Alumni Profile: Jill Chernecki
Jill Chernecki graduated from SFU in 2014, with a Major in Linguistics and an Extended Minor in Psychology. After seeing first-hand the devastating effects that strokes have on language, Jill was inspired to pursue work in speech-language pathology. She applied to the Master of Science Program in Speech-Language Pathology at UBC and started the program in September 2015. Now in her second year, Jill reflects on her studies at SFU, the process of applying to graduate school, and on her experience thus far in the SLP program.
On preparing to apply to graduate school while at SFU:
While I was at SFU, I did not work in a linguistics lab, though I wish I had. Many of my classmates did work in linguistics and psychology labs during their undergrad and found it very useful for getting in to the program. I ended up being extremely fortunate and had the opportunity to work with an SLP on a research project after I graduated from SFU.
During my undergrad I didn't do any volunteer work or get any speech related work experience. I definitely wish that I had done this because I ended up spending a year getting work and volunteer experience to make my application competitive after I graduated.
On the grad school application process:
The Letter of Intent (LoI): My LoI was not as strong as it could have been and if I had to do the application again, it would definitely be something I would work on. The LoI gives the admission committee a chance to get to know you and it allows you to go more in depth (than you would on your resume) into the experiences you have had and how they impacted you. You should have as many people as possible read the letter – especially professors or friends who recently gained admission to graduate school.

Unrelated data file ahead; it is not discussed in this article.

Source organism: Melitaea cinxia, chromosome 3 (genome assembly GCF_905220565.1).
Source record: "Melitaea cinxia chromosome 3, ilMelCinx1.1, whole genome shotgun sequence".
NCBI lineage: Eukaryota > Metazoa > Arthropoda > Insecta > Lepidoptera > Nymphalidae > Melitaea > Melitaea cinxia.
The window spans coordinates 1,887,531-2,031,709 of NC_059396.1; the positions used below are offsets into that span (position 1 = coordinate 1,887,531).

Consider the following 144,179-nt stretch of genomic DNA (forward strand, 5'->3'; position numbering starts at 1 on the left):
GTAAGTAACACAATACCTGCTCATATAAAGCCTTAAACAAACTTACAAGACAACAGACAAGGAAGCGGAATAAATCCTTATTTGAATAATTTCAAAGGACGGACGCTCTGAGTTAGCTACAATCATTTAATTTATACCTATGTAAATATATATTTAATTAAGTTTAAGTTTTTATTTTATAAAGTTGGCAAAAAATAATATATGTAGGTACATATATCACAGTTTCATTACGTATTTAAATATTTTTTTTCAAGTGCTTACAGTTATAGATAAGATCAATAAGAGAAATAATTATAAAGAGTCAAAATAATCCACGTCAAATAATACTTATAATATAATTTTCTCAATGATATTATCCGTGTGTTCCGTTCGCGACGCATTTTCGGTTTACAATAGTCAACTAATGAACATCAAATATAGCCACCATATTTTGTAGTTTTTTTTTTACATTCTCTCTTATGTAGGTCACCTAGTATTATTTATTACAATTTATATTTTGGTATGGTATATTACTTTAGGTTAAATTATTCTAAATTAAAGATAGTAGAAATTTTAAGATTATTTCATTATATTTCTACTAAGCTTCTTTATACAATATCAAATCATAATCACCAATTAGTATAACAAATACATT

Obtaining references: I selected references that I had spent quite a bit of time talking to outside of class. I focused more on the quality of the relationship I had with the professor rather than the grade I received in the class. In order to make sure that I stood out to them I went to office hours and talked to them after class. I also asked them questions to show that I was interested in the material. When asking for a reference it’s always a good idea to do it in person as it shows that you are genuinely interested, and the professor likely has many students and may not recognize your name if you send an email.
On the first year in the program:
The workload: The workload during the first semester was very intense but everyone (in the cohort) made it through. UBC is a lot bigger then SFU but all of the SLP classes are held in one building; it’s easy to forget how big the campus is! I think my biggest challenge has been letting go of the competitive nature of undergrad. The UBC program is very collaborative and the competitive aspect is gone.
What Jill would have done differently:
I think the best thing I could have done during my undergrad would have been to volunteer in a research lab and to get as much volunteer experience working with different populations as possible.